Dr Jernigan once asked me where the excess ammonia in Lyme patients came from and although I had an answer, it wasn't a good answer. We both knew that. It just didn't account for the volume of ammonia seen in this group of patients. I still feel the ammonia increase is from a combination of places, but I have found a better answer.
My earlier posts about dysbiosis showed where an increase in gram negative anaerobes of the Bacteriodetes phylum could increase ammonia production. This is just part of the ammonia increase. Looking at what can happen, as we treat with antibiotics, or have a bacterial toxin that alters GI bacterial levels, or have an condition that affects GI bacterial nutrient absorption, the levels of certain bacteria change. What we see is an increase in Bacteriodetes (nitrogen fixing meat loving bacteria) and a decrease in Firmicutes (Lactobacillus). Lactobacillus forms spores to keep from being eradicated and that leaves a void in our microbiome. Each phylum of bacteria adds something to help the other phyla. When the Lactobacillus level drops, the hydrogen peroxide it makes decreases and candida increases. Another potential problem arises. With a decrease in the gram positive bacteria Lactobacillus, other gram positive bacteria increase to fill the void. Enter into the equation Enterococcus. Enterococcus is mostly drug resistant and antibiotics often only reduce its competition. At normal levels, enterococcus is not a pathogen but as its numbers increase, it becomes problematic. Enterococcus, a biofilm producer, makes phenylethylamine and those with alcohol sensitivities most likely have issues with it. Without going into too much detail, phenylalanine and phenylethylamine are major players in the games that Lyme patients play. There are over six enzymes that break down phenylethylamine which indicates to me the variability and importance in its breakdown.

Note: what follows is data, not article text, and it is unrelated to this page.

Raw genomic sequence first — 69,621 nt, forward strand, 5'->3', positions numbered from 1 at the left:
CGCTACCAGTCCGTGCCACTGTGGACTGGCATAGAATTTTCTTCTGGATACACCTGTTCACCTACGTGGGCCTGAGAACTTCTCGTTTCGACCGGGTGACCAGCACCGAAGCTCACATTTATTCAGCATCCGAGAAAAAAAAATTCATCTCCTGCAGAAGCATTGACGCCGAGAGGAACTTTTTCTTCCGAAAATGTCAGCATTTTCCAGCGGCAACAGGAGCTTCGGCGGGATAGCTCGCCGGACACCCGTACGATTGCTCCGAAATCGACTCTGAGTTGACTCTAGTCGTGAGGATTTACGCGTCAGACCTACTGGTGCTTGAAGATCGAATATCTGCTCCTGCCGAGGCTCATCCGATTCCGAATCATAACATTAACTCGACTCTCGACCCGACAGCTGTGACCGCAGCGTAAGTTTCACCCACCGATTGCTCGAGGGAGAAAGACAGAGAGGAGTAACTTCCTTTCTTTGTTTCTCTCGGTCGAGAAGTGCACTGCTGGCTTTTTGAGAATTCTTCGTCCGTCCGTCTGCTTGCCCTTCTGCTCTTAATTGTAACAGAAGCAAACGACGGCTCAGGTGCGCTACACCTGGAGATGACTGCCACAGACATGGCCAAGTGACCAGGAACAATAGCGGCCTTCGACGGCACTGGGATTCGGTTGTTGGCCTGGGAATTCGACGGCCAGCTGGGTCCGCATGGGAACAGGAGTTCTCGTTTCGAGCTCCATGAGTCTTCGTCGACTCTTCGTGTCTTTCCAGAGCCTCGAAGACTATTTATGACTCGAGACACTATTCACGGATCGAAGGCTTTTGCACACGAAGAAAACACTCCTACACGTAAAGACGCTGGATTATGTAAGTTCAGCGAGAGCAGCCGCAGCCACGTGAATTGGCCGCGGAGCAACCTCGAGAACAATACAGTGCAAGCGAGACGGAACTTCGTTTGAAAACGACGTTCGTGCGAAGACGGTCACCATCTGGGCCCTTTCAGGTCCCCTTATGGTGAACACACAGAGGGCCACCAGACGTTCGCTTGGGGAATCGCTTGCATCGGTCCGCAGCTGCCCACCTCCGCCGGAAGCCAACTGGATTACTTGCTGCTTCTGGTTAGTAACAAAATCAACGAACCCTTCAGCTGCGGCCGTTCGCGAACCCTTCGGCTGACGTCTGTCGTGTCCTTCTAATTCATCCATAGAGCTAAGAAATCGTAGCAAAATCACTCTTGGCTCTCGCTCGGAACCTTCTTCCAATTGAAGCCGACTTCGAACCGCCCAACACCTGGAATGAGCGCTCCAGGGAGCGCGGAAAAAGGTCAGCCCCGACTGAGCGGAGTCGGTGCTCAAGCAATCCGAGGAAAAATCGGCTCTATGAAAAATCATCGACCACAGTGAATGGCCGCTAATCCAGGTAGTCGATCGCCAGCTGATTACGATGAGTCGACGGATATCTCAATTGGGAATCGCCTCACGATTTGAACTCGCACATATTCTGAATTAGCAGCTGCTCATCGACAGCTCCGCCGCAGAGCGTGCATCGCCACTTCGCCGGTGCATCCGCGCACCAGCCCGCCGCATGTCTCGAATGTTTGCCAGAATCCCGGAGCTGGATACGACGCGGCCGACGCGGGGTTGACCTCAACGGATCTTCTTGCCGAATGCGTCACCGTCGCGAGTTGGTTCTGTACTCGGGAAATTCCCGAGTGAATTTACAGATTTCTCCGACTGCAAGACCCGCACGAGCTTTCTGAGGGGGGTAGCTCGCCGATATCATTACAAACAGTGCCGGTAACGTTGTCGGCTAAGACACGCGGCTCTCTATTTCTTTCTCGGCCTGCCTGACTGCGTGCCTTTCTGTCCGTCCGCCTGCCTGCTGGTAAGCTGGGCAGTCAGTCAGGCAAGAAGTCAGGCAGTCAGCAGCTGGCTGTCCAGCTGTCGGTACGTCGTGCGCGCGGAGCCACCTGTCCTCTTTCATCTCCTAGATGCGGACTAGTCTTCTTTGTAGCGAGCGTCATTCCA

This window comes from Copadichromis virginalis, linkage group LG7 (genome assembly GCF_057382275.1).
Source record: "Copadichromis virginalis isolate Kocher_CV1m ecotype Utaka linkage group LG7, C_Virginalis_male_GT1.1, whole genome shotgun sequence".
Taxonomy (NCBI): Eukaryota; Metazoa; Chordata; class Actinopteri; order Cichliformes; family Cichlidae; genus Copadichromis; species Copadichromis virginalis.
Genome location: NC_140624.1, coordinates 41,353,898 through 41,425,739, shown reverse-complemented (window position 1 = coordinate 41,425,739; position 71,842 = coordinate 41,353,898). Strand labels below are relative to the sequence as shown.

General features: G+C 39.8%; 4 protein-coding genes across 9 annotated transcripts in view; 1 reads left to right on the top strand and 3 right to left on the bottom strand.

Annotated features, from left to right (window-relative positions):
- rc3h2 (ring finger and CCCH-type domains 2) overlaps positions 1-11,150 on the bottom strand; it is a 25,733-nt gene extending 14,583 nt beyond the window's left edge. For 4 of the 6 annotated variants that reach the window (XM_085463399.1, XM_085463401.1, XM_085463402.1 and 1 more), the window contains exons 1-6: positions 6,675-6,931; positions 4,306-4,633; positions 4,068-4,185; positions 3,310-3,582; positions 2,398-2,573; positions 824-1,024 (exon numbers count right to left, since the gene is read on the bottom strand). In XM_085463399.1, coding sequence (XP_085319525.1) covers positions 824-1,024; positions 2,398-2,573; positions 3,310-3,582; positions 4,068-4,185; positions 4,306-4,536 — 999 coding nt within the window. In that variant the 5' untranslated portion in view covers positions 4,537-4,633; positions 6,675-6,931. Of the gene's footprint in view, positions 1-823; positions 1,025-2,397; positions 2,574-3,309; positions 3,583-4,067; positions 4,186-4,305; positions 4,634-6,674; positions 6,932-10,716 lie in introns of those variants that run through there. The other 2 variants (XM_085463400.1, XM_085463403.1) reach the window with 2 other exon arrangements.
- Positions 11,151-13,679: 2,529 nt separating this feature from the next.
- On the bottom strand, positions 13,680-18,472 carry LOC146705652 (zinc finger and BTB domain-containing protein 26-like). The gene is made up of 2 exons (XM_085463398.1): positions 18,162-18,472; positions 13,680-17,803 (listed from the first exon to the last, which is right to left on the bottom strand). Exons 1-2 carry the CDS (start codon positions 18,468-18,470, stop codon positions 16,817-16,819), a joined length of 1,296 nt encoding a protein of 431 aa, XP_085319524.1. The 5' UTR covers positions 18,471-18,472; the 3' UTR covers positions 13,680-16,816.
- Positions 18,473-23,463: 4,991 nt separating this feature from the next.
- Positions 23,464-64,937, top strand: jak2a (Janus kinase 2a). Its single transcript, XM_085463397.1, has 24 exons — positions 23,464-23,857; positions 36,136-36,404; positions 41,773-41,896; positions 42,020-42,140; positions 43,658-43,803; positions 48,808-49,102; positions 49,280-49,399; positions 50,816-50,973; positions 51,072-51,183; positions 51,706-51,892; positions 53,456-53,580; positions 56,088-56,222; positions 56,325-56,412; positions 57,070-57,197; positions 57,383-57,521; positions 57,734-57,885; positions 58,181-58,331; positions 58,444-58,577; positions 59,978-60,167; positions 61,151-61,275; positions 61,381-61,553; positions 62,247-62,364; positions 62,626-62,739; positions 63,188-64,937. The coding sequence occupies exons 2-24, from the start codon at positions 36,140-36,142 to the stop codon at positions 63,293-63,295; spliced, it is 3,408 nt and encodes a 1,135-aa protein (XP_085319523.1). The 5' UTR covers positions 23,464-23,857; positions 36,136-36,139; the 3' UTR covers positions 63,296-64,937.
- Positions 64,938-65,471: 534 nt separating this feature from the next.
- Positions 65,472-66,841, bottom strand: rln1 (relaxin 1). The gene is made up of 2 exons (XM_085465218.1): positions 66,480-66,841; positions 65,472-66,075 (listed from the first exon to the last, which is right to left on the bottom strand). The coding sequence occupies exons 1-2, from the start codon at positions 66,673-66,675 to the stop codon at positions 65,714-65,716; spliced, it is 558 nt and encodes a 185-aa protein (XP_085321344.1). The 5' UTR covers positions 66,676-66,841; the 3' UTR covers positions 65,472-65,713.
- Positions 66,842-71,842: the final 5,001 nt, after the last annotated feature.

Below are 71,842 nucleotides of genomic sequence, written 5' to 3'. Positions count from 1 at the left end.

A Lactobacillus increase can decrease enterococcus levels but if manganese levels are low, lactobacillus will stay in spore form. When we supplement with manganese, we can increase lactobacillus levels but the enterococcal die off is often too harsh. Low and slow applies here.
How does this apply to ammonia production? If enterococcus levels remain high and lactobacillus can't control them, the body will try to "right the ship" so to speak. Enterococcus grows best at a pH of between 9.0 and 9.5. I've found research that shows an ammonia increase in the small intestine increases pH to 11.0 to 11.5 and reduces enterococcus growth. The body absorbs up to 40 grams of ammonia from the intestines into the portal vein per day. So the body can reduce enterococcus growth for a price. The price is elevated ammonia levels.
Physicians can perform an Indole test. It can show the increased presence of E coli, H flu, some Klebsiella, and Enterococcus. If you don't have ample Vitamin B6 and other cofactors like manganese, you won't show positive on this test even if you have an increase in some of these bacteria.
This is just another piece of our puzzle.